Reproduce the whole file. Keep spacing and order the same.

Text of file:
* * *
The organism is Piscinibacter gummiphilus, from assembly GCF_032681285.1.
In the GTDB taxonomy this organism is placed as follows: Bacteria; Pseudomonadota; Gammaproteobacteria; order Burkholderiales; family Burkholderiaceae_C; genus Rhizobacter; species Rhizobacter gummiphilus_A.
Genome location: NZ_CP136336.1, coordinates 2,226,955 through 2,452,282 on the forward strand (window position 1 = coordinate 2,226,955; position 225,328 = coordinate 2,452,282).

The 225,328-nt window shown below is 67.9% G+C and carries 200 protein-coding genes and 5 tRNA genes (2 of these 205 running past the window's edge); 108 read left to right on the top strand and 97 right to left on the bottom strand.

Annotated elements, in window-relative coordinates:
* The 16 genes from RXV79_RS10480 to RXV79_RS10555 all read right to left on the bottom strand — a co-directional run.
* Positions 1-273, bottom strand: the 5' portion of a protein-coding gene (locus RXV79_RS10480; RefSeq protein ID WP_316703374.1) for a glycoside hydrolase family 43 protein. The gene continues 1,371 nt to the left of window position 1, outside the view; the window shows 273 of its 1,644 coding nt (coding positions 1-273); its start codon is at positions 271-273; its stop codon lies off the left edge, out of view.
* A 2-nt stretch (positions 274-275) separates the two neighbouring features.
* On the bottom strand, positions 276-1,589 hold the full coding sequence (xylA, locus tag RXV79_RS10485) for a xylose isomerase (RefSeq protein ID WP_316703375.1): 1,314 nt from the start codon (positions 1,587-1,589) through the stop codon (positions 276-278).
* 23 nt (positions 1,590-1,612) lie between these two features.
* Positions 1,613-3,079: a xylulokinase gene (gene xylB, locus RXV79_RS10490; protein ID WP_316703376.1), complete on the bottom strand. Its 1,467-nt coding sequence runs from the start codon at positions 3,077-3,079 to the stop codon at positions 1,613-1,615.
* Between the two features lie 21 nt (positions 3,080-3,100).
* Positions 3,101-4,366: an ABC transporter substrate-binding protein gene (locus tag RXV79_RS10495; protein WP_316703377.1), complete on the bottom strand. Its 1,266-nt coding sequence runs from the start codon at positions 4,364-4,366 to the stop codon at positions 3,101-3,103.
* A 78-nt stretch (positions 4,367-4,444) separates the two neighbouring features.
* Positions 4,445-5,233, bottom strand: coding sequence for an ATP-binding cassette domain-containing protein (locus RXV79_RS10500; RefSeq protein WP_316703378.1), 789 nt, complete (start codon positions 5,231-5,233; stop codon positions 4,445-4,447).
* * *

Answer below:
The organism is Piscinibacter gummiphilus, from assembly GCF_032681285.1.
In the GTDB taxonomy this organism is placed as follows: Bacteria; Pseudomonadota; Gammaproteobacteria; order Burkholderiales; family Burkholderiaceae_C; genus Rhizobacter; species Rhizobacter gummiphilus_A.
Genome location: NZ_CP136336.1, coordinates 2,226,955 through 2,452,282 on the forward strand (window position 1 = coordinate 2,226,955; position 225,328 = coordinate 2,452,282).

The 225,328-nt window shown below is 67.9% G+C and carries 200 protein-coding genes and 5 tRNA genes (2 of these 205 running past the window's edge); 108 read left to right on the top strand and 97 right to left on the bottom strand.

Annotated elements, in window-relative coordinates:
* The 16 genes from RXV79_RS10480 to RXV79_RS10555 all read right to left on the bottom strand — a co-directional run.
* Positions 1-273, bottom strand: the 5' portion of a protein-coding gene (locus RXV79_RS10480; RefSeq protein ID WP_316703374.1) for a glycoside hydrolase family 43 protein. The gene continues 1,371 nt to the left of window position 1, outside the view; the window shows 273 of its 1,644 coding nt (coding positions 1-273); its start codon is at positions 271-273; its stop codon lies off the left edge, out of view.
* A 2-nt stretch (positions 274-275) separates the two neighbouring features.
* On the bottom strand, positions 276-1,589 hold the full coding sequence (xylA, locus tag RXV79_RS10485) for a xylose isomerase (RefSeq protein ID WP_316703375.1): 1,314 nt from the start codon (positions 1,587-1,589) through the stop codon (positions 276-278).
* 23 nt (positions 1,590-1,612) lie between these two features.
* Positions 1,613-3,079: a xylulokinase gene (gene xylB, locus RXV79_RS10490; protein ID WP_316703376.1), complete on the bottom strand. Its 1,467-nt coding sequence runs from the start codon at positions 3,077-3,079 to the stop codon at positions 1,613-1,615.
* Between the two features lie 21 nt (positions 3,080-3,100).
* Positions 3,101-4,366: an ABC transporter substrate-binding protein gene (locus tag RXV79_RS10495; protein WP_316703377.1), complete on the bottom strand. Its 1,266-nt coding sequence runs from the start codon at positions 4,364-4,366 to the stop codon at positions 3,101-3,103.
* A 78-nt stretch (positions 4,367-4,444) separates the two neighbouring features.
* Positions 4,445-5,233, bottom strand: coding sequence for an ATP-binding cassette domain-containing protein (locus RXV79_RS10500; RefSeq protein WP_316703378.1), 789 nt, complete (start codon positions 5,231-5,233; stop codon positions 4,445-4,447).